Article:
· · · · ·

Pearson chi-square Fischer's exact test Likelihood ratio Cross-tabs Mantel-Haenszel

·

·

A small p value indicates that findings are not due to sampling error Significant p values are dictated by the alpha defined by the researcher; most studies use an alpha of .05 ( a p value <.05 would be significant) Large 2 values usually indicate a difference in values or an association between variables Confirm significance of p value (p <.05)

Used with the permission from The Joint Center for Nursing Research at Ochsner Medical Center: A partnership between OMC & LSUHSC SON

Critiquing a Quantitative Research Article for the Nursing Journal Club

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Common Statistical Terms/Tests t test t

What it is used for

Level of measurement and expression of data Level of measurement · Dependent variable is continuous (interval/ratio) Expressed as · Mean scores

Names it may be called

Interpretation

·

Tests for a difference between 2 group means in either independent, related samples, or paired samples

· · ·

Student's t-test Independent sample t-test Paired t-test

·

·

Large t value usually indicates significant difference between groups; however, significance depends on sample size too Confirm associated p value (p<.05) for statistical significance Large f values usually indicate significant differences between groups; however, significance is also dependent on sample size Confirm associated p value (p<.05) for statistical significance

Analysis of Variance F

·

Tests for a difference between more than 2 groups of means

Level of measurement · Independent variables are categorical (nominal, ordinal, binomial) · Dependent variable is continuous (ratio/interval) Expressed as · Mean scores NA

· ·

ANOVA F test

·

·

Alpha coefficient

·

Test of internal reliability of a measurement instrument

· · ·

Cronbach's alpha Internal alpha Internal reliability

· ·

>.7 is desirable >.9 suggests strong reliability

Critiquing a Quantitative Research Article for the Nursing Journal Club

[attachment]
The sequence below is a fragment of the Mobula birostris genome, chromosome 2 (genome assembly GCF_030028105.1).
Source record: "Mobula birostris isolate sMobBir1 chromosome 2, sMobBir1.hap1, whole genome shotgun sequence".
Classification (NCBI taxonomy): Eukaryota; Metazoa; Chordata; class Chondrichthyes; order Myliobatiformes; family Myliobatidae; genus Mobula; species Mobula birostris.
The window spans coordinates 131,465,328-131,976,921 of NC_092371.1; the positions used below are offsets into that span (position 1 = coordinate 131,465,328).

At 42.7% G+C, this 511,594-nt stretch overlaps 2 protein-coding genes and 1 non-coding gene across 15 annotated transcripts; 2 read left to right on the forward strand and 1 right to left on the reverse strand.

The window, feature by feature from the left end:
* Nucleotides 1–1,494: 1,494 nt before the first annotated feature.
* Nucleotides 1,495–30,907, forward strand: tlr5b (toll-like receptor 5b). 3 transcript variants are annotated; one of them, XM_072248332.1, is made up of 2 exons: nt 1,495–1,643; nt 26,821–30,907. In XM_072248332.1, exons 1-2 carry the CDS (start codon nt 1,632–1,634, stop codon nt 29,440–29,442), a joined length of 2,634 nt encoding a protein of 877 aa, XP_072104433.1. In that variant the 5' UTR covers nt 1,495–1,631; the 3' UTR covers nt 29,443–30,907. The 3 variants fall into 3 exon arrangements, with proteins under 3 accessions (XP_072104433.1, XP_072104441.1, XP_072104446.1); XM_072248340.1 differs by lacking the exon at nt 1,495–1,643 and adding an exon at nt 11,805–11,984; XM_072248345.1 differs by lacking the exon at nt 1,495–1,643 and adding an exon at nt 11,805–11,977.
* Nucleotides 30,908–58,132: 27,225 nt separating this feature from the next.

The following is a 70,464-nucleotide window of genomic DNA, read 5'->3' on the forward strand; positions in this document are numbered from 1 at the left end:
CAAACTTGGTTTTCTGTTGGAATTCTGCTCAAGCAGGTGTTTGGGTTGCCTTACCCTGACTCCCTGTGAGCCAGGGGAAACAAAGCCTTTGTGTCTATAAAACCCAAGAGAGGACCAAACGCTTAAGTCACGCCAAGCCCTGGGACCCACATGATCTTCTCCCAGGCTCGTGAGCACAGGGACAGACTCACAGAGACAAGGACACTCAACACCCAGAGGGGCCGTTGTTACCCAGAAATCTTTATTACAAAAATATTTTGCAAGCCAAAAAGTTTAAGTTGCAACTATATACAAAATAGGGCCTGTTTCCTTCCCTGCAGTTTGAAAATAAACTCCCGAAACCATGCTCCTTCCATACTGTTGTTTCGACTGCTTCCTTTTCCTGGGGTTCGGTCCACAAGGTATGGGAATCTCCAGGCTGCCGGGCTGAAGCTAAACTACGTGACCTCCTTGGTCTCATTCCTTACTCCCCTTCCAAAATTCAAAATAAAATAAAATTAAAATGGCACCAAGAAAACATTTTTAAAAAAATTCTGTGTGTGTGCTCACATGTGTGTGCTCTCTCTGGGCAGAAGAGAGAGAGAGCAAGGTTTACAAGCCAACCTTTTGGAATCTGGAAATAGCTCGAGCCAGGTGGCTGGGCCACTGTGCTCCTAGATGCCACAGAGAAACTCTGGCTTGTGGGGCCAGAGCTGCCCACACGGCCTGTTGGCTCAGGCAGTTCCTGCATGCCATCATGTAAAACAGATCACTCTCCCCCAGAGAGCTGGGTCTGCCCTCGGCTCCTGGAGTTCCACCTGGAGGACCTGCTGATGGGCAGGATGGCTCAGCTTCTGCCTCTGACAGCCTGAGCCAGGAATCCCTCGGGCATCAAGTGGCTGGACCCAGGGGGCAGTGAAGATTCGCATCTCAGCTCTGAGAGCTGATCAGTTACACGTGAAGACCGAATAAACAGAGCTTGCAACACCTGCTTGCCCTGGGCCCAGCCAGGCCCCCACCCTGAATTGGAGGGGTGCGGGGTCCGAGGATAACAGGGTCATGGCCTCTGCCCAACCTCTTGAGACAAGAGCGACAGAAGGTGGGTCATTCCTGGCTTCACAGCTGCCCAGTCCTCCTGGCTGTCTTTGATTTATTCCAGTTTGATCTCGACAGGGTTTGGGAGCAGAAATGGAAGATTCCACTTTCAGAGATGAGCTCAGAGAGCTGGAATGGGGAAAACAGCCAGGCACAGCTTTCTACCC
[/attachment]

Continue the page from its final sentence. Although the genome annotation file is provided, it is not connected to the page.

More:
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Common Statistical Terms/Tests Correlation coefficient p, r or rho

What it is used for

Level of measurement and expression of data Level of measurement · Pearson's product moment correlation for continuous variables · Spearman's rank for categorical variables

Names it may be called

Interpretation

·

Descriptive measure of the strength and direction of a relationship between 2 variables in a sample

· ·

Pearson's product moment correlation Spearman's rank

·

·

· ·

A negative value indicates an inverse relationship A positive value indicates a positive relationship >.7 indicates a relationship exists >.9 indicates a strong relationship exists

Critiquing a Quantitative Research Article for the Nursing Journal Club

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Tips/Guidelines for Critiquing a Quantitative Research Article for the Journal Club 1. Is the title representative of the research report? · Do you understand from the title the focus of the study? Variable(s) of interest (what was studied) Population studied (who) Setting of the study (where)

2.

Does the introduction state the problem and address its significance to nursing? · Do you understand why the researchers were driven to pursue a scientific investigation of the problem? They should not only provide a statement of the problem, but include statistical data or references to validate it.

3.